Liverpool City Council, working with Mersey Forest and the University of Liverpool, has secured £3.4m funding to develop “green corridors” across the city.
Liverpool teamed up with Mersey Forest, the University of Liverpool and organisations in Valladolid, Spain and Izmir, Turkey to successfully bid for a combined €10m of Horizon 2020 European funding to be invested in creating new green spaces in the city.
Over the next three years the Liverpool partners will work with communities, organisations such as the Business Improvement District and other stakeholders to identify and retrofit a number of ‘green corridors’ as part of the URBAN GreenUP project.
Areas likely to be considered include locations within the Baltic Corridor, the business and commercial district and the Jericho Lane/Otterspool areas as the city looks to deliver a range of environmental improvements including increasing biodiversity, improving air quality and alleviating surface water issues.
Work will include planting trees, introducing “green wall” vertical gardens and establishing sustainable urban drainage systems, whilst enhancing pedestrian and cycling routes in and out of the city.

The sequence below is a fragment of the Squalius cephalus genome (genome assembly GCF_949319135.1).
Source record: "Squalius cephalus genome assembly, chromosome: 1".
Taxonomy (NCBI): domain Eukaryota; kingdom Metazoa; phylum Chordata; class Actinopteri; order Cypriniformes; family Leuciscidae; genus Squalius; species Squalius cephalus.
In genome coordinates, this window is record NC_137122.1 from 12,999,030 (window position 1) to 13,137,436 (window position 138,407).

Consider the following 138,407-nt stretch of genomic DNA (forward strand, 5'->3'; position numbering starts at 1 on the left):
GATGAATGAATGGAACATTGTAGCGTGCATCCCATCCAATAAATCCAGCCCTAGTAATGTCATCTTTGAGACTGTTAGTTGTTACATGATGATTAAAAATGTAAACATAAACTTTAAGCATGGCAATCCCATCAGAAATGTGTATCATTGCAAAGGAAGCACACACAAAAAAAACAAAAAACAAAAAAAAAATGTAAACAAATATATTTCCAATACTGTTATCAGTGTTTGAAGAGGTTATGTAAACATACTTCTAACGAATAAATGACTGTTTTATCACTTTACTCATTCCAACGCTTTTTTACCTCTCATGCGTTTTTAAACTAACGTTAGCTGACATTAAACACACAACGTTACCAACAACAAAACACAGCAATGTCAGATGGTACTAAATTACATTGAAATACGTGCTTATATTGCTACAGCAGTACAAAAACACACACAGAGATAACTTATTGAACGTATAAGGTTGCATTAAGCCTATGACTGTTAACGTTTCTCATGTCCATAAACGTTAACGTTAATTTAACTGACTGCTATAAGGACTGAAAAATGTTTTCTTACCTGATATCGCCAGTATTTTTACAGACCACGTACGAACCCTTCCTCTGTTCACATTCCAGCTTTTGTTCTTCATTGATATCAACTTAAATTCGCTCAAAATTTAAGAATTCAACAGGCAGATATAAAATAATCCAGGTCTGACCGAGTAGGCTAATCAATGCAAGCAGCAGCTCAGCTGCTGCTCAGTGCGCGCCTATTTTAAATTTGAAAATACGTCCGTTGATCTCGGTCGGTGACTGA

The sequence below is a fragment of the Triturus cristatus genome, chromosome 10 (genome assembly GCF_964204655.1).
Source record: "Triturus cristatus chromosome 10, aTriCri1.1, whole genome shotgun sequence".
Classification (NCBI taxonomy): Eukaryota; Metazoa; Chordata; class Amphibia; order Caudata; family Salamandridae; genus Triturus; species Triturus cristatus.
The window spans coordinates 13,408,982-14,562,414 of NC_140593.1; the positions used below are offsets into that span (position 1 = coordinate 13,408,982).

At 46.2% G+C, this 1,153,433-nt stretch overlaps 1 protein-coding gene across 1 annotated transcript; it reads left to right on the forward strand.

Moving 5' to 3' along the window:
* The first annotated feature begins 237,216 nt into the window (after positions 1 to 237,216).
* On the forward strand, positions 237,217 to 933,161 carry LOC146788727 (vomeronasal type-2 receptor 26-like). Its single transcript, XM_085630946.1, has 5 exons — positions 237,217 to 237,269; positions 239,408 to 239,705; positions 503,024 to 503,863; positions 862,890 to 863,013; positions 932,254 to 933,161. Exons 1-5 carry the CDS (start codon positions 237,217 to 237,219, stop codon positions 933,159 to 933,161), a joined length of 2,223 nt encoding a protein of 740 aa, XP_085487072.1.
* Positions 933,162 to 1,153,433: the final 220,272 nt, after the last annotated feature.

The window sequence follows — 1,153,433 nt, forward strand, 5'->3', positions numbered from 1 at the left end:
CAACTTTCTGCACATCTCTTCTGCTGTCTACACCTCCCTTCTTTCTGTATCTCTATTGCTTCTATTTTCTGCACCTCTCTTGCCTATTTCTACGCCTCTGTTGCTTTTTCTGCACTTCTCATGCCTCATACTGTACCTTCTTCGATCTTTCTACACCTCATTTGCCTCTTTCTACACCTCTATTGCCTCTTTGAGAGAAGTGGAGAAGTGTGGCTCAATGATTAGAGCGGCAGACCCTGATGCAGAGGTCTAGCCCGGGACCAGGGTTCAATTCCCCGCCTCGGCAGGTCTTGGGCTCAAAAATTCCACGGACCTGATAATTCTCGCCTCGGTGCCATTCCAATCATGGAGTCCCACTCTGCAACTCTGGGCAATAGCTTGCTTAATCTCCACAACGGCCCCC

Cllr Steve Munby, Liverpool City Council’s cabinet member for neighbourhoods, said: “Receiving this funding will allow us to environmentally enhance some key city routes, benefitting the local community, businesses and the city as a whole, whilst providing an opportunity to adapt parts of the city so they are more resilient to future climate change impacts.
“It is incredibly important to be able to work in partnership, not only with other Liverpool organisations, but to share information and best practice with other European cities which also have environmental improvements high on their agenda.”
The council said that the project delivers on the green corridor recommendations in the Mayoral Review for Green and Open Spaces and will additionally fulfil emerging aspirations in the development of the city’s Local Plan.
The required research, experimental design of technical solutions and practical testing, together with data analysis, will be undertaken by the University of Liverpool.